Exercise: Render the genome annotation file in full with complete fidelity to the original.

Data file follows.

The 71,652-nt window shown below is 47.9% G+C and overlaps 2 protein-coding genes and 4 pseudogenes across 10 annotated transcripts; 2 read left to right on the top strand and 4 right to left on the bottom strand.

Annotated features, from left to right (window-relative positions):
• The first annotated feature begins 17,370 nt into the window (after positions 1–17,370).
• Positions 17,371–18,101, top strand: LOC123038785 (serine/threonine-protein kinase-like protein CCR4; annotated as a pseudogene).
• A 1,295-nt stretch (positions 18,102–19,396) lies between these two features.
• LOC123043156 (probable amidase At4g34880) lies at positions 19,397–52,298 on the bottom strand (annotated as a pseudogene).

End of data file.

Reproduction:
The 71,652-nt window shown below is 47.9% G+C and overlaps 2 protein-coding genes and 4 pseudogenes across 10 annotated transcripts; 2 read left to right on the top strand and 4 right to left on the bottom strand.

Annotated features, from left to right (window-relative positions):
• The first annotated feature begins 17,370 nt into the window (after positions 1–17,370).
• Positions 17,371–18,101, top strand: LOC123038785 (serine/threonine-protein kinase-like protein CCR4; annotated as a pseudogene).
• A 1,295-nt stretch (positions 18,102–19,396) lies between these two features.
• LOC123043156 (probable amidase At4g34880) lies at positions 19,397–52,298 on the bottom strand (annotated as a pseudogene).